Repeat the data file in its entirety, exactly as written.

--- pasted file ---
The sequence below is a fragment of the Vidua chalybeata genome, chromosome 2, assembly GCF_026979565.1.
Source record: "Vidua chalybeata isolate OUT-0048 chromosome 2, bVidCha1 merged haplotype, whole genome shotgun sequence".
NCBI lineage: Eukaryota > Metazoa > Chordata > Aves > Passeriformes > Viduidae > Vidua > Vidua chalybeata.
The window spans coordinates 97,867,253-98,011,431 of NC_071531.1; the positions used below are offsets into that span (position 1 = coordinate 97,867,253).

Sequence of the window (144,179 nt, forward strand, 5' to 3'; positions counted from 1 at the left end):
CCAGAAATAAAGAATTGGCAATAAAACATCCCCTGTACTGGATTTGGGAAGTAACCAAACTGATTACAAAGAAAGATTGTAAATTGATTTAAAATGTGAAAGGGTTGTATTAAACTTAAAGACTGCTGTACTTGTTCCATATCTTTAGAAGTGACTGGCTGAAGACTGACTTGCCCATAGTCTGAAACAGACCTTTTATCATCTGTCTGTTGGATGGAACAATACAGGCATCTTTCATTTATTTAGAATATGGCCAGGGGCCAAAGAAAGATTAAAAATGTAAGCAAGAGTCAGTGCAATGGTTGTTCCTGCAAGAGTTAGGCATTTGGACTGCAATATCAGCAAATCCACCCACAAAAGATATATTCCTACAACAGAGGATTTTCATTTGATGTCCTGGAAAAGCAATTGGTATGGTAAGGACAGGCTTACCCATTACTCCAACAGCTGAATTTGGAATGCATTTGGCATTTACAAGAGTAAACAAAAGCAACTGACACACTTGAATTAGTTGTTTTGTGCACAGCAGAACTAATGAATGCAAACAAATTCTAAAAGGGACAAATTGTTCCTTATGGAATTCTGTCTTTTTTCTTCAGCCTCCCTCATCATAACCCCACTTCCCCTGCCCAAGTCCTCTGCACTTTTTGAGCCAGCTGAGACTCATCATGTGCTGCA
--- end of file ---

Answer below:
The sequence below is a fragment of the Vidua chalybeata genome, chromosome 2, assembly GCF_026979565.1.
Source record: "Vidua chalybeata isolate OUT-0048 chromosome 2, bVidCha1 merged haplotype, whole genome shotgun sequence".
NCBI lineage: Eukaryota > Metazoa > Chordata > Aves > Passeriformes > Viduidae > Vidua > Vidua chalybeata.
The window spans coordinates 97,867,253-98,011,431 of NC_071531.1; the positions used below are offsets into that span (position 1 = coordinate 97,867,253).

Sequence of the window (144,179 nt, forward strand, 5' to 3'; positions counted from 1 at the left end):
CCAGAAATAAAGAATTGGCAATAAAACATCCCCTGTACTGGATTTGGGAAGTAACCAAACTGATTACAAAGAAAGATTGTAAATTGATTTAAAATGTGAAAGGGTTGTATTAAACTTAAAGACTGCTGTACTTGTTCCATATCTTTAGAAGTGACTGGCTGAAGACTGACTTGCCCATAGTCTGAAACAGACCTTTTATCATCTGTCTGTTGGATGGAACAATACAGGCATCTTTCATTTATTTAGAATATGGCCAGGGGCCAAAGAAAGATTAAAAATGTAAGCAAGAGTCAGTGCAATGGTTGTTCCTGCAAGAGTTAGGCATTTGGACTGCAATATCAGCAAATCCACCCACAAAAGATATATTCCTACAACAGAGGATTTTCATTTGATGTCCTGGAAAAGCAATTGGTATGGTAAGGACAGGCTTACCCATTACTCCAACAGCTGAATTTGGAATGCATTTGGCATTTACAAGAGTAAACAAAAGCAACTGACACACTTGAATTAGTTGTTTTGTGCACAGCAGAACTAATGAATGCAAACAAATTCTAAAAGGGACAAATTGTTCCTTATGGAATTCTGTCTTTTTTCTTCAGCCTCCCTCATCATAACCCCACTTCCCCTGCCCAAGTCCTCTGCACTTTTTGAGCCAGCTGAGACTCATCATGTGCTGCA